A Canon-McMillan School director and Pennsylvania School Board Associations’ Board of Directors member told a panel of state Senate members that PSBA firmly believes school districts are vastly different throughout Pennsylvania in their security needs and, therefore, the best approaches to school safety must often be determined at the local school district level.
Joe Zupancic urged the General Assembly to consider various initiatives that address the diverse types of safety issues school districts must face.
Zupancic’s remarks on behalf of PSBA were made during a joint hearing of the Senate Education Committee and the Senate Veterans Affairs and Emergency Preparedness Committee Wdnesday.
The hearing focused on school emergency plans and security measures designed to ensure student safety and increase school-to-parent communication in an emergency.
Zupancic said that amid the understandable sorrow in the aftermath of the recent school violence events, educational leaders, parents and lawmakers must work together on solutions, some of which require action by the General Assembly.
“Without question, children need to feel safe in order to be attentive in school and to achieve academically,” Zupancic said. “It is our responsibility as school board members to effectively govern our school districts so that our schools remain safe and that children may learn without fear of danger. There is no one-size-fits-all solution to providing safe school environments.”
During his testimony, Zupancic addressed the diverse types of safety issues school districts must deal with including both internal and external threats, and informed legislators of the steps the association is taking to help school boards, including the development of new and revised model policies regarding the new Chapter 10 Safe Schools regulations to incorporate safety measures associated with emergency preparedness and effective relations with local law enforcement officials.
PSBA’s testimony also suggested the need for various legislative solutions, but clarified it has not taken a position on gun control and its recommendations focus strictly on school-based safety.
Such solutions include legislation that would ensure school districts can enhance, upgrade or install appropriate safety and security measures. The cost of security projects is complicated by a low Act 1 base index this year of 1.7 percent and by the fact that a PlanCon construction moratorium has been implemented.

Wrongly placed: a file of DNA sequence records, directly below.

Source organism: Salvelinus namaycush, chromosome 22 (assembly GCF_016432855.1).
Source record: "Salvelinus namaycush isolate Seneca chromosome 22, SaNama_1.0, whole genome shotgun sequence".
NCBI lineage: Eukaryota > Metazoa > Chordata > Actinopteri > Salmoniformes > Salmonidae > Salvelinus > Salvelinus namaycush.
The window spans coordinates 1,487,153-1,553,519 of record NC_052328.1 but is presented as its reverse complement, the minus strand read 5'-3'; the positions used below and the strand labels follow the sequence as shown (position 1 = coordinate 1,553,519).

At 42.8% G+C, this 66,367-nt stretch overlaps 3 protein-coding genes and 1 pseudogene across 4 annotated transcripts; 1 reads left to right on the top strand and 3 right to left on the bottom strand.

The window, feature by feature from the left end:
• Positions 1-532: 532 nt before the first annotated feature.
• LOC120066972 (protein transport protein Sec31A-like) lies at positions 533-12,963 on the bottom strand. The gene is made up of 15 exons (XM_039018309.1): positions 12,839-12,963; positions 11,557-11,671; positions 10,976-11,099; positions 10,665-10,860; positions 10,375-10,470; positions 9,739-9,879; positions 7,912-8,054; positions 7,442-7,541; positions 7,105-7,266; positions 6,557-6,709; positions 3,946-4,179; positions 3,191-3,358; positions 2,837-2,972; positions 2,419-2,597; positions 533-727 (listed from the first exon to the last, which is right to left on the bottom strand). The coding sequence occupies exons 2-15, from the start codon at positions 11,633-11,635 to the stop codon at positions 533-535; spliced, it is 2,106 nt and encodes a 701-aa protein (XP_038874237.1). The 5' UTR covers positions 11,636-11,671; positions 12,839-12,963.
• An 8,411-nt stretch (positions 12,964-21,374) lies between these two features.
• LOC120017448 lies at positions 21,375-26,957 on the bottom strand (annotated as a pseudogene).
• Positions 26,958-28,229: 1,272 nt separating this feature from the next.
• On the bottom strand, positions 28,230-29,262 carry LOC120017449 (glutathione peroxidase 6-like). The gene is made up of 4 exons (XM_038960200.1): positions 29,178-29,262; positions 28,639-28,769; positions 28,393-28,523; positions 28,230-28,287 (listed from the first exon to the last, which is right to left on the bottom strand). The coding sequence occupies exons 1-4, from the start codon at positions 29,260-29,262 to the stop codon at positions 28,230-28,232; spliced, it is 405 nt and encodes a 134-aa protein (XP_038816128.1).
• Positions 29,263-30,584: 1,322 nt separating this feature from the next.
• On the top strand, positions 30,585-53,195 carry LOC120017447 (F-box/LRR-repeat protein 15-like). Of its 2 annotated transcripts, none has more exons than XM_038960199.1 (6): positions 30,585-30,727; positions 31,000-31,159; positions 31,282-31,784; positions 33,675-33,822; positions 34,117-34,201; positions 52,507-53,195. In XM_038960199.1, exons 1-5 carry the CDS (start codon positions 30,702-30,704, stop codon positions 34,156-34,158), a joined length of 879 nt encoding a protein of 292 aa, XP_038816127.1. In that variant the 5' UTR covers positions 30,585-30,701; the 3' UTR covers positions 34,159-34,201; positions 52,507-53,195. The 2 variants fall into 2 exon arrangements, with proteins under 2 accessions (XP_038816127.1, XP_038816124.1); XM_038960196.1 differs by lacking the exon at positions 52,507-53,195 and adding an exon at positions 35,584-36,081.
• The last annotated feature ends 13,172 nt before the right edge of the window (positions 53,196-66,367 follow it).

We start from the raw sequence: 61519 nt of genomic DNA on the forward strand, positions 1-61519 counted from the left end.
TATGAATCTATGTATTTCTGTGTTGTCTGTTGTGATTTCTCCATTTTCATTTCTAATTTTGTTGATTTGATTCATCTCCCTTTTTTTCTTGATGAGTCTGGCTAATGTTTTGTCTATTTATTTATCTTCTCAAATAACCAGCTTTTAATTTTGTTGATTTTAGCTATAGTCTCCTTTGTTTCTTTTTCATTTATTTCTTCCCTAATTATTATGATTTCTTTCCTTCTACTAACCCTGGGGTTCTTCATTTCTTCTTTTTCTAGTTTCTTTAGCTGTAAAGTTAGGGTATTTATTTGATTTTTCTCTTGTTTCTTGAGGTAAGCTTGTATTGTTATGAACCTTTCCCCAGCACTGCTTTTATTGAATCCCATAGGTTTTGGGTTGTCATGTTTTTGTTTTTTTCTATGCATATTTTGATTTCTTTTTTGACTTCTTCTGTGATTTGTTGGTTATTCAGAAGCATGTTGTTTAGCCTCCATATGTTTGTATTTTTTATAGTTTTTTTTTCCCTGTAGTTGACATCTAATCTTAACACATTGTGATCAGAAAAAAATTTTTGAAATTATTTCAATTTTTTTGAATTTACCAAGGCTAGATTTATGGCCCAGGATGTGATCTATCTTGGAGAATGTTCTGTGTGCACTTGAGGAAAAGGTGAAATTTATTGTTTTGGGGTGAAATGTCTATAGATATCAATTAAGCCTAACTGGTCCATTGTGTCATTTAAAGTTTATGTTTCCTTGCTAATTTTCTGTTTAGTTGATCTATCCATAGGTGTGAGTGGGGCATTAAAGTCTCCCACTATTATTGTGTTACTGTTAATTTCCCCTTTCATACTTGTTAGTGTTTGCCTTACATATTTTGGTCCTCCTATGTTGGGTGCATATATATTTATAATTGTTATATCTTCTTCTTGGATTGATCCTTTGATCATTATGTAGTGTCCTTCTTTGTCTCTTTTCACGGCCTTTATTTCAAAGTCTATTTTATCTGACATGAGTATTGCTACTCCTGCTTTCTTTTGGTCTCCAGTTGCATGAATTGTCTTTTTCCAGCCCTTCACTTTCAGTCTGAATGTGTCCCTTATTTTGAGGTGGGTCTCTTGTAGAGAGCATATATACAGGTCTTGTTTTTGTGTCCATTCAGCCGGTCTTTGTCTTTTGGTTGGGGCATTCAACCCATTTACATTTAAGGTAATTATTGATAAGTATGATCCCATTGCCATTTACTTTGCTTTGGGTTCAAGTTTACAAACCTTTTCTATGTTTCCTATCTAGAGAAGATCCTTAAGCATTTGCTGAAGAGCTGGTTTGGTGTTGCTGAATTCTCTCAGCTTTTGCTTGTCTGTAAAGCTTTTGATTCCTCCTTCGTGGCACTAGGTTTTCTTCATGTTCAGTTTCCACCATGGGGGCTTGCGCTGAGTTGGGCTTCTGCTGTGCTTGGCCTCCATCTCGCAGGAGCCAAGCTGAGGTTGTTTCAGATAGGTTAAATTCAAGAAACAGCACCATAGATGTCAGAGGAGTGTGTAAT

Other legislative solutions suggested include the following:
- Upgrade the Professional Educator Discipline Act to more fully address misconduct by school staff, require all school employees to report all arrests, and enact “passing the trash” legislation to provide for more thorough background checks and disclosure of information of applicants for school positions involving direct contact with children.
- Clarify that school boards can discuss security and safety measures in executive session.
- Direct the Pennsylvania Department of Education, state Emergency Management Agency, and other involved agencies to review and enhance technical assistance they offer to schools.
- Increase the availability of threat reporting avenues for students.
- Allow school districts more authority to investigate and take disciplinary action for student misconduct and allow school districts to give full faith and credit to other districts’ disciplinary decisions.
- Amend child protection statutes by giving specific attention to school board involvement in mitigating damage and helping school districts prevent future incidences of misconduct.
- On the issue of law enforcement officers or school resource officers being in schools, PSBA asked that local school boards be able to retain the authority to review and decide what safety protocols are necessary rather than having this issue mandated by the state legislature.
Full text of the testimony given by Zupancic on behalf of PSBA can be found online at www.psba.org/issues-advocacy/advocacy-services/legislative-testimony/.